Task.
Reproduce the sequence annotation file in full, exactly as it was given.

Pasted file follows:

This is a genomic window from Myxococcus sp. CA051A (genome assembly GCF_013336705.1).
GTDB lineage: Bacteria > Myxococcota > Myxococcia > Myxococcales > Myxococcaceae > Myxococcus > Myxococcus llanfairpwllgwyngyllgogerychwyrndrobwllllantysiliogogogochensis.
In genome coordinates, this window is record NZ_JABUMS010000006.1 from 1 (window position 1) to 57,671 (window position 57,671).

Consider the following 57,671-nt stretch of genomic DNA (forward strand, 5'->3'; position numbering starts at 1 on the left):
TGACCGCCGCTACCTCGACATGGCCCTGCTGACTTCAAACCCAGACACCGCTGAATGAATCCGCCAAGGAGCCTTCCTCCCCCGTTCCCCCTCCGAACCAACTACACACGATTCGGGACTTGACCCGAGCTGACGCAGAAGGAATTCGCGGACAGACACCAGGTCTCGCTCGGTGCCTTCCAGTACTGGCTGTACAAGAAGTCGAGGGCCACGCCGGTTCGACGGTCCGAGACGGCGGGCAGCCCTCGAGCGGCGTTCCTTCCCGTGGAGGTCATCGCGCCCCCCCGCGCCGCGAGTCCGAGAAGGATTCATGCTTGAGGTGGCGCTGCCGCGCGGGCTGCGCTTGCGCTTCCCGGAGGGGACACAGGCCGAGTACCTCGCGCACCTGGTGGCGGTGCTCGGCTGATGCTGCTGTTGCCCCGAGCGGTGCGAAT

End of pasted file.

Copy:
This is a genomic window from Myxococcus sp. CA051A (genome assembly GCF_013336705.1).
GTDB lineage: Bacteria > Myxococcota > Myxococcia > Myxococcales > Myxococcaceae > Myxococcus > Myxococcus llanfairpwllgwyngyllgogerychwyrndrobwllllantysiliogogogochensis.
In genome coordinates, this window is record NZ_JABUMS010000006.1 from 1 (window position 1) to 57,671 (window position 57,671).

Consider the following 57,671-nt stretch of genomic DNA (forward strand, 5'->3'; position numbering starts at 1 on the left):
TGACCGCCGCTACCTCGACATGGCCCTGCTGACTTCAAACCCAGACACCGCTGAATGAATCCGCCAAGGAGCCTTCCTCCCCCGTTCCCCCTCCGAACCAACTACACACGATTCGGGACTTGACCCGAGCTGACGCAGAAGGAATTCGCGGACAGACACCAGGTCTCGCTCGGTGCCTTCCAGTACTGGCTGTACAAGAAGTCGAGGGCCACGCCGGTTCGACGGTCCGAGACGGCGGGCAGCCCTCGAGCGGCGTTCCTTCCCGTGGAGGTCATCGCGCCCCCCCGCGCCGCGAGTCCGAGAAGGATTCATGCTTGAGGTGGCGCTGCCGCGCGGGCTGCGCTTGCGCTTCCCGGAGGGGACACAGGCCGAGTACCTCGCGCACCTGGTGGCGGTGCTCGGCTGATGCTGCTGTTGCCCCGAGCGGTGCGAAT